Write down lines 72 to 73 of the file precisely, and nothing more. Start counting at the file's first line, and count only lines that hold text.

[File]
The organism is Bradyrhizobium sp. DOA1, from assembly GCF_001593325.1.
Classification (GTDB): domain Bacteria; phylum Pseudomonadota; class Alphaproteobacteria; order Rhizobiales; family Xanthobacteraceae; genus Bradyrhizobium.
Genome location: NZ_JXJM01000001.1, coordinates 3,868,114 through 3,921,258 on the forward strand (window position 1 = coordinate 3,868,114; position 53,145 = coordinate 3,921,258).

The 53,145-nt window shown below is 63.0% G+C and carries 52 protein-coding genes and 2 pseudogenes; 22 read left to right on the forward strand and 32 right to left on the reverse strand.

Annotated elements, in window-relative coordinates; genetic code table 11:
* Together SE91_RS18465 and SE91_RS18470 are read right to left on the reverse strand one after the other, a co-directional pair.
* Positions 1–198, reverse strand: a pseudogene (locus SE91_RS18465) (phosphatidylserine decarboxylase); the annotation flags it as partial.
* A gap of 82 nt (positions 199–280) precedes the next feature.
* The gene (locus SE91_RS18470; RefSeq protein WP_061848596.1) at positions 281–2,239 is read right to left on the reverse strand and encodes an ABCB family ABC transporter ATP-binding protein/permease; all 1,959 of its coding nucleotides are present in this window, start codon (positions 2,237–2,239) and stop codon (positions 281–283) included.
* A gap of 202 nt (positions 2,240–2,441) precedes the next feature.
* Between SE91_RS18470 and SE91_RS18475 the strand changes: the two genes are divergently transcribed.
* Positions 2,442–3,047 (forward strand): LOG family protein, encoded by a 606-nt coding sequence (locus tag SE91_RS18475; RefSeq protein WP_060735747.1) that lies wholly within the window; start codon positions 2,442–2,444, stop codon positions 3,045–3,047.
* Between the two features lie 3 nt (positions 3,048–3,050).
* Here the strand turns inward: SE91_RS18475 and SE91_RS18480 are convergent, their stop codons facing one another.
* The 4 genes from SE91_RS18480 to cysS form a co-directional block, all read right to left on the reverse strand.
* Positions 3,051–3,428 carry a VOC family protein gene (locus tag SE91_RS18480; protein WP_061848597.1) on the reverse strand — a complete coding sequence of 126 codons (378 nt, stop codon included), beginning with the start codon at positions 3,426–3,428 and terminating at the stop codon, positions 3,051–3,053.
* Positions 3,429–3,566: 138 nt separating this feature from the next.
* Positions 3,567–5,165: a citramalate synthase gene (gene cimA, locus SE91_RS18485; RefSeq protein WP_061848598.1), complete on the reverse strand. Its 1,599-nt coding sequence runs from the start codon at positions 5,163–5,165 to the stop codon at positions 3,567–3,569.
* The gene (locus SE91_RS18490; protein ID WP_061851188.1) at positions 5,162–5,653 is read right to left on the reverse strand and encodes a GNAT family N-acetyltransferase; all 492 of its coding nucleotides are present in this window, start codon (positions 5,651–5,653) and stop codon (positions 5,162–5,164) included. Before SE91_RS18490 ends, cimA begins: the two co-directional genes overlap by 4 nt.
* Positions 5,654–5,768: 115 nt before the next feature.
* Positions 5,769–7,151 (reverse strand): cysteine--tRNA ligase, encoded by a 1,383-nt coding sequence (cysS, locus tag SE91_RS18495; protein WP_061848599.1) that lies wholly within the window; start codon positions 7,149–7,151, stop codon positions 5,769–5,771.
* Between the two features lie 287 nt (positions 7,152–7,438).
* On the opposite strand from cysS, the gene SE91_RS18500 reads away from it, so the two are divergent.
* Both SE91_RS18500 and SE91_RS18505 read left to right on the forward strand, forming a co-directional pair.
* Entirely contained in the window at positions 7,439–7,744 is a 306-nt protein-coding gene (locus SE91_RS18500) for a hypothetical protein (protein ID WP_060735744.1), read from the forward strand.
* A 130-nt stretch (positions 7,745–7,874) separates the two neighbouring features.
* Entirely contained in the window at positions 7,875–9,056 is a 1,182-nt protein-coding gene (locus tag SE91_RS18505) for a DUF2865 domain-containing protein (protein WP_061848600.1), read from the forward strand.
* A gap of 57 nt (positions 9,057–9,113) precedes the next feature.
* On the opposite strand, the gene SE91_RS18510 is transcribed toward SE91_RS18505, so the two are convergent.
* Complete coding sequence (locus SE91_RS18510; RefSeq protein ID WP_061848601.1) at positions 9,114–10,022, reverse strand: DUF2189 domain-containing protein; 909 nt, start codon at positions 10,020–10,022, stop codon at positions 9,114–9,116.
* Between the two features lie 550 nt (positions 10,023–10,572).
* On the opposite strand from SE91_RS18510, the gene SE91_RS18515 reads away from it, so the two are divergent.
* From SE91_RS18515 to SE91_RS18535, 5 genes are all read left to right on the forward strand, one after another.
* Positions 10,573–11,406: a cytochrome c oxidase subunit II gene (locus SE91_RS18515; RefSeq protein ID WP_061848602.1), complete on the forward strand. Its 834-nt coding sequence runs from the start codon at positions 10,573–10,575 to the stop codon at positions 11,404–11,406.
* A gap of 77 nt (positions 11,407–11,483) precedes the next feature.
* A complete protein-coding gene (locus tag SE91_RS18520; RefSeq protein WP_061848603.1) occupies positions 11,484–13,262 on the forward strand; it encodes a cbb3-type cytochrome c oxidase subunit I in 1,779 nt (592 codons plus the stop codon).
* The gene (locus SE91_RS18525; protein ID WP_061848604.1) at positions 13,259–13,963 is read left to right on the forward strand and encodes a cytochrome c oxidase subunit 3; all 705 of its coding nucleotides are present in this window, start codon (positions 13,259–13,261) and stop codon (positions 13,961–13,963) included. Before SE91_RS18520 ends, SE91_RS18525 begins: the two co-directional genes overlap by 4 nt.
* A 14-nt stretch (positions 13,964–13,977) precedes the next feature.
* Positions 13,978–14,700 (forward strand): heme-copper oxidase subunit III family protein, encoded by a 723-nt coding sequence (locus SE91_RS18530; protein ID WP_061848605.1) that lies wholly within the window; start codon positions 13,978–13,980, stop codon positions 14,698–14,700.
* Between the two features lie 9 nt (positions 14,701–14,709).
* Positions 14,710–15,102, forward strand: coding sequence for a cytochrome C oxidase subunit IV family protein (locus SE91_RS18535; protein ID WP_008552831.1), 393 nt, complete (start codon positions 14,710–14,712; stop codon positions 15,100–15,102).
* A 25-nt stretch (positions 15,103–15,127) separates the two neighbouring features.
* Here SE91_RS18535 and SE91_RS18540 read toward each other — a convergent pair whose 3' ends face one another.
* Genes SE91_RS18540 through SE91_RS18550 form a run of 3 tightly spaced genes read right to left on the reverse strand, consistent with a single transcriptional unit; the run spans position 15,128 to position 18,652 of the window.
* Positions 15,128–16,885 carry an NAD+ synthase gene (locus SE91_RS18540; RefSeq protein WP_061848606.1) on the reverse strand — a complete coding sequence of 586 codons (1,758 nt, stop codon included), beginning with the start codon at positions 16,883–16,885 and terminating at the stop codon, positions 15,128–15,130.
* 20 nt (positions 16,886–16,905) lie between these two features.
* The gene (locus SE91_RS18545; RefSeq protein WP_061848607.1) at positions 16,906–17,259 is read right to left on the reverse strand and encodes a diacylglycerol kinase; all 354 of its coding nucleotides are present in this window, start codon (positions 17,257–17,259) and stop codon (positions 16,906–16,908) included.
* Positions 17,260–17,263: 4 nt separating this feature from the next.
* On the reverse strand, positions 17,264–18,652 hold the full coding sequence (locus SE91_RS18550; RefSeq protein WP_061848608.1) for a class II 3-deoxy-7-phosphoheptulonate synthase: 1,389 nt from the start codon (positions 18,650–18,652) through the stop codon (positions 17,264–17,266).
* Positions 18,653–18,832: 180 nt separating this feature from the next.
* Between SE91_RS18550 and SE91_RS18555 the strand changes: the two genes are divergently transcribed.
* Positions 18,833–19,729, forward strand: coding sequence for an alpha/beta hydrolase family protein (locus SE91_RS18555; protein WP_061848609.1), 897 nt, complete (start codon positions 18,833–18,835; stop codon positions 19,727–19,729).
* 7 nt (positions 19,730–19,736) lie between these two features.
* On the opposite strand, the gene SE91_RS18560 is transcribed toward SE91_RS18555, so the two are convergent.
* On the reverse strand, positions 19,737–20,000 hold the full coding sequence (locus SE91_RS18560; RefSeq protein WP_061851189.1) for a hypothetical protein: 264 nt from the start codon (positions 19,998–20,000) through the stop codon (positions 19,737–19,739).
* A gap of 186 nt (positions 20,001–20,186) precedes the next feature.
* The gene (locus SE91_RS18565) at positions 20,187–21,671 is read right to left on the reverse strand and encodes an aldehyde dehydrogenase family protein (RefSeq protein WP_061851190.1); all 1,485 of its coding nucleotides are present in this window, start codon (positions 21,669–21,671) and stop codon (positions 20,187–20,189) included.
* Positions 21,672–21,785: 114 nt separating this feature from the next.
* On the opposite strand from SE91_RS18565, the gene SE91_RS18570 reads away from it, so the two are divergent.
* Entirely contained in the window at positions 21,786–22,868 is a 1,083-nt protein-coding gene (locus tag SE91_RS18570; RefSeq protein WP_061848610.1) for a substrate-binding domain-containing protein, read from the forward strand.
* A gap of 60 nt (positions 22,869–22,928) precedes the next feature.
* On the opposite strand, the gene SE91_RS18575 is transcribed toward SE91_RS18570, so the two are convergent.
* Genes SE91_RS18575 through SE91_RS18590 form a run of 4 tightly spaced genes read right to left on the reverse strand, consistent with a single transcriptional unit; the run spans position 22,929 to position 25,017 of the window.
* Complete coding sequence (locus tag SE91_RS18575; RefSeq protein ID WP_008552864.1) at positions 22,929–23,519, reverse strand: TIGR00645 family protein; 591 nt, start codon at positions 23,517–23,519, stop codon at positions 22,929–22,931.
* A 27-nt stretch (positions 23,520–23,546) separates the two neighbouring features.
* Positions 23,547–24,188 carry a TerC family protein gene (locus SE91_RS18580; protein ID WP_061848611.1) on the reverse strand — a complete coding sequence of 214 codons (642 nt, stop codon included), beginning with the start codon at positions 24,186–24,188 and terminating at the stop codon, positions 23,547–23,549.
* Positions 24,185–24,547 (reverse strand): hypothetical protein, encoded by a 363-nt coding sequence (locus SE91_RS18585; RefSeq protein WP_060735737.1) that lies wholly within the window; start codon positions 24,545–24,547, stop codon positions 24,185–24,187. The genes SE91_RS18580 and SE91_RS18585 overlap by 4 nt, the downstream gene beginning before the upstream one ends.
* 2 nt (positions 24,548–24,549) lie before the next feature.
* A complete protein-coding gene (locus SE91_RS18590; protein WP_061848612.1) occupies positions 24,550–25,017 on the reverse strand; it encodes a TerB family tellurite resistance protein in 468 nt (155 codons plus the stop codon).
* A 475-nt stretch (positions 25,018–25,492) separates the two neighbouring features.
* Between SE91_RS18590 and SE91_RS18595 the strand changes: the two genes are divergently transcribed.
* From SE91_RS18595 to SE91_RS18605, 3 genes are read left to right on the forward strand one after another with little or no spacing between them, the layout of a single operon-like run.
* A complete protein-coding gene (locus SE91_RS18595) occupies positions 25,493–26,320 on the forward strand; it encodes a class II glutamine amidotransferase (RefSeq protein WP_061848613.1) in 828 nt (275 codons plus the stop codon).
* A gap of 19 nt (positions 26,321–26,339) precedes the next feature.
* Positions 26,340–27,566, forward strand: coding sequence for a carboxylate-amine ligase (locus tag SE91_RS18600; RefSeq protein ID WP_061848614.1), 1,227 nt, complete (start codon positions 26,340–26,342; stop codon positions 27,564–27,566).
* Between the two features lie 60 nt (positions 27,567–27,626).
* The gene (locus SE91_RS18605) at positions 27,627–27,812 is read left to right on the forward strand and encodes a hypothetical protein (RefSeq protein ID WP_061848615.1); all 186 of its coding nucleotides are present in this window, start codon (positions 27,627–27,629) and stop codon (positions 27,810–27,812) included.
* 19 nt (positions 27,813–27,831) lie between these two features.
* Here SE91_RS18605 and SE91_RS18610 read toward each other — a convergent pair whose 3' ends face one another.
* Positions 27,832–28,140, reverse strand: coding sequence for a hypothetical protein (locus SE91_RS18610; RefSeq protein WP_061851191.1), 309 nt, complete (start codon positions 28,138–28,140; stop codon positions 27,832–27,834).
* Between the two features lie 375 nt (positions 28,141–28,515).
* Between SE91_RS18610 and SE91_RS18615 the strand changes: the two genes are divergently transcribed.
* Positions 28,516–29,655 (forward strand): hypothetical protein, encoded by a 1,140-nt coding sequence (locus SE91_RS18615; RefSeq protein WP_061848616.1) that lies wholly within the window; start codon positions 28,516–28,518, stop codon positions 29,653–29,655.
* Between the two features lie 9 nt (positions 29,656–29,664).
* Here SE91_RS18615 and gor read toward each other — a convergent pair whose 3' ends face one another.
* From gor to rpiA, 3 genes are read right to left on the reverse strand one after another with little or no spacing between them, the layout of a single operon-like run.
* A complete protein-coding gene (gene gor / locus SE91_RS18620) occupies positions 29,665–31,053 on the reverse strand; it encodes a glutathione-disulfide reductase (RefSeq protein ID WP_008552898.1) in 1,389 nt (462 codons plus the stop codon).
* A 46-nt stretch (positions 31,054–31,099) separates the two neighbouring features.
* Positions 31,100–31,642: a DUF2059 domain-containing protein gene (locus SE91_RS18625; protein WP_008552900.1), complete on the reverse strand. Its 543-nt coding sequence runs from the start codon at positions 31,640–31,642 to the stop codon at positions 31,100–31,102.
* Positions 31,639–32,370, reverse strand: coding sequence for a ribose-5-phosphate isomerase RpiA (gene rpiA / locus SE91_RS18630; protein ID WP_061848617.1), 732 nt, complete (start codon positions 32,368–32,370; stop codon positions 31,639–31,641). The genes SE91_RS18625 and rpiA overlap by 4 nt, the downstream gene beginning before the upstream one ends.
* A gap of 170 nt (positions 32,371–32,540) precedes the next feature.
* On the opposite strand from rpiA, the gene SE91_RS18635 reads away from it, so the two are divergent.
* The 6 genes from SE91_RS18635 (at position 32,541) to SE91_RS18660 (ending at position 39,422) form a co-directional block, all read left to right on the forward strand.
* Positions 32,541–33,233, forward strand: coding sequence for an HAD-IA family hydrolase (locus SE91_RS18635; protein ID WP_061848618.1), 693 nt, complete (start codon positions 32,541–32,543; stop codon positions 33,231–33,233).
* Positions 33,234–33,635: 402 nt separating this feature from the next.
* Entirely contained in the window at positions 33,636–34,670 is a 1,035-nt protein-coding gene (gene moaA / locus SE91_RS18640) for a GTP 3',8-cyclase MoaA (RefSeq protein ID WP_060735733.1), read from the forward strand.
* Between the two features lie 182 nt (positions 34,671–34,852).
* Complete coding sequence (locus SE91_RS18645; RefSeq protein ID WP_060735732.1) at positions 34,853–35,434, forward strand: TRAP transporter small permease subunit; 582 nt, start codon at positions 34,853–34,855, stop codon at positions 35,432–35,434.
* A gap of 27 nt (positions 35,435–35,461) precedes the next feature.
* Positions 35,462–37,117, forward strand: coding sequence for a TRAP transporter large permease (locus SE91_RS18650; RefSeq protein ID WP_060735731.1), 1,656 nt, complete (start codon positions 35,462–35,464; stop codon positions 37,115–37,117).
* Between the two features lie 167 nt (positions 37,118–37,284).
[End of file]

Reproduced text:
* From SE91_RS18595 to SE91_RS18605, 3 genes are read left to right on the forward strand one after another with little or no spacing between them, the layout of a single operon-like run.
* A complete protein-coding gene (locus SE91_RS18595) occupies positions 25,493–26,320 on the forward strand; it encodes a class II glutamine amidotransferase (RefSeq protein WP_061848613.1) in 828 nt (275 codons plus the stop codon).